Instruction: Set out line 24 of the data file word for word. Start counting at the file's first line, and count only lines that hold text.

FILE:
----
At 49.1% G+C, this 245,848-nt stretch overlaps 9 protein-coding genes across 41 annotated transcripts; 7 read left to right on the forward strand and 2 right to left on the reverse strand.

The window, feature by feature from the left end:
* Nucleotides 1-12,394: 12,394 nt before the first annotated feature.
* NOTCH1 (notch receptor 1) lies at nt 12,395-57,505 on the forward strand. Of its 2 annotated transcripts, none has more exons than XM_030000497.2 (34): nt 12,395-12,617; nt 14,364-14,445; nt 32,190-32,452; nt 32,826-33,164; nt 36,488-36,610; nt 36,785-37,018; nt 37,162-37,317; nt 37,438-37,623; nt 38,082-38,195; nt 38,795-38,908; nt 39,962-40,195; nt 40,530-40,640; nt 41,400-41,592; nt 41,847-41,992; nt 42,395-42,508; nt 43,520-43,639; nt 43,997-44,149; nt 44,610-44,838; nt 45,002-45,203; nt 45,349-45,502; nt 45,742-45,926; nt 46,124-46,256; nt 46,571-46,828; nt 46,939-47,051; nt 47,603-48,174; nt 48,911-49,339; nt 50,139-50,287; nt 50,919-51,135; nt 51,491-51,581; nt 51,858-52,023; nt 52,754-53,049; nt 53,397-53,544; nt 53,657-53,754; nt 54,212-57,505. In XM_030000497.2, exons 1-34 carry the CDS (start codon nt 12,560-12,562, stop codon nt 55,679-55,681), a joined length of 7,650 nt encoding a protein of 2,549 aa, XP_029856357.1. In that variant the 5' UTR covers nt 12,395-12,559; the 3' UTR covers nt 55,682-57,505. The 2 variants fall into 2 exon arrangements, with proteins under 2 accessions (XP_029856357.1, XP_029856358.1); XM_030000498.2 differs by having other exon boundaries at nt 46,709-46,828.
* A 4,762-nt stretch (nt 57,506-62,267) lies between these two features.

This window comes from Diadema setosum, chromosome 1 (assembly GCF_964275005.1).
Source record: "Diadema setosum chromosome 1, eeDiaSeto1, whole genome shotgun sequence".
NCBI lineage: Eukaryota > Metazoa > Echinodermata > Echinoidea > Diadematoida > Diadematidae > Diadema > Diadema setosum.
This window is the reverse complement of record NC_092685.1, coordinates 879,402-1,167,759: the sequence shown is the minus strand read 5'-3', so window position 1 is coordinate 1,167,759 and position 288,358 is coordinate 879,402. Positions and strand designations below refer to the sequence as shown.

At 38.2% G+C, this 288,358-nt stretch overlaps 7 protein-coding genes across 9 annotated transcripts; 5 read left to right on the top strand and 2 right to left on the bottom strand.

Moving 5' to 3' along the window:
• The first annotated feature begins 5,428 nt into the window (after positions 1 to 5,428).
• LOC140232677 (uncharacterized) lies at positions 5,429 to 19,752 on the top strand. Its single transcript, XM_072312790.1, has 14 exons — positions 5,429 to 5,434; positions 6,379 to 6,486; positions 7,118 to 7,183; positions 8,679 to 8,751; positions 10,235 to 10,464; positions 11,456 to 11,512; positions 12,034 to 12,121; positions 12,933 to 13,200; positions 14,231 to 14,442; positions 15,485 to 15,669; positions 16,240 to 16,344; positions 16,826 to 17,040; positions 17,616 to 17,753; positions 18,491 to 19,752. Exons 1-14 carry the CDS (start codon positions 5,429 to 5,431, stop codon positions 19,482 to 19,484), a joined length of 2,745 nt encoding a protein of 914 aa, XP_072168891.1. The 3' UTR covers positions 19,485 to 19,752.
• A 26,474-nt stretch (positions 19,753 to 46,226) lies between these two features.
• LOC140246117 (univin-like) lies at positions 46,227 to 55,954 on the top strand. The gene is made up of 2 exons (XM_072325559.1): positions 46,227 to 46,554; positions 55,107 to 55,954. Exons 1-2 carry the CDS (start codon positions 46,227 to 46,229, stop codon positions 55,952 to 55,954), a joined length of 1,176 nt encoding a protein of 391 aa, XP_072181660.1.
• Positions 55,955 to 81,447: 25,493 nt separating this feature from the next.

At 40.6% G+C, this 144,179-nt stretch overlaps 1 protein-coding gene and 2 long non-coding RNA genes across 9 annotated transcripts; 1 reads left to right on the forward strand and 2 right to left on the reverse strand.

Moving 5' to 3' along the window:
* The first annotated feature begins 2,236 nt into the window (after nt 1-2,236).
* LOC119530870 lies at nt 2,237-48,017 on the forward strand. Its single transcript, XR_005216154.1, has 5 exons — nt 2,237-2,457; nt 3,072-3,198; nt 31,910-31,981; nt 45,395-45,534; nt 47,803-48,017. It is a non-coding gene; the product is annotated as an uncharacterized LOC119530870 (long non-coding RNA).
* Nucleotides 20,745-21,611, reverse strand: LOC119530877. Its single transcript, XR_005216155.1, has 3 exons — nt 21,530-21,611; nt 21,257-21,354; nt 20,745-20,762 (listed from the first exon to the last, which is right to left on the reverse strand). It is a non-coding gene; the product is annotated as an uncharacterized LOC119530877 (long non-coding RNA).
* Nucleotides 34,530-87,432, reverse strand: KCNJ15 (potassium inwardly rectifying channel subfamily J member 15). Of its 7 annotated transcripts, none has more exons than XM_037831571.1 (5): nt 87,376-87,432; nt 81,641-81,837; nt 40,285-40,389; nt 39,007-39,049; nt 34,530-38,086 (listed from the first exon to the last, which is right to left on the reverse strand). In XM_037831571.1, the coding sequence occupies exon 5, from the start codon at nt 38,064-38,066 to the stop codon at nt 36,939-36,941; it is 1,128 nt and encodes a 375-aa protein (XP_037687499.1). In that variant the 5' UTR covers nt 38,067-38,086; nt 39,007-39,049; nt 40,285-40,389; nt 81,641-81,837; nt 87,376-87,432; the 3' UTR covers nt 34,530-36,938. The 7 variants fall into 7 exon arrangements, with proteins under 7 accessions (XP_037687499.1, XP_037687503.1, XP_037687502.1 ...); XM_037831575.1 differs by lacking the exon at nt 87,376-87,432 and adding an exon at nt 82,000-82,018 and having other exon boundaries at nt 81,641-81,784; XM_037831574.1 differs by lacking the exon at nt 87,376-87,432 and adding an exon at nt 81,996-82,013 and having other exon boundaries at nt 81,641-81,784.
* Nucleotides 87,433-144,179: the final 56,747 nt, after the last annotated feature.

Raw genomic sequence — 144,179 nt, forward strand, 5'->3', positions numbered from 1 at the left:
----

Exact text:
Raw genomic sequence — 144,179 nt, forward strand, 5'->3', positions numbered from 1 at the left: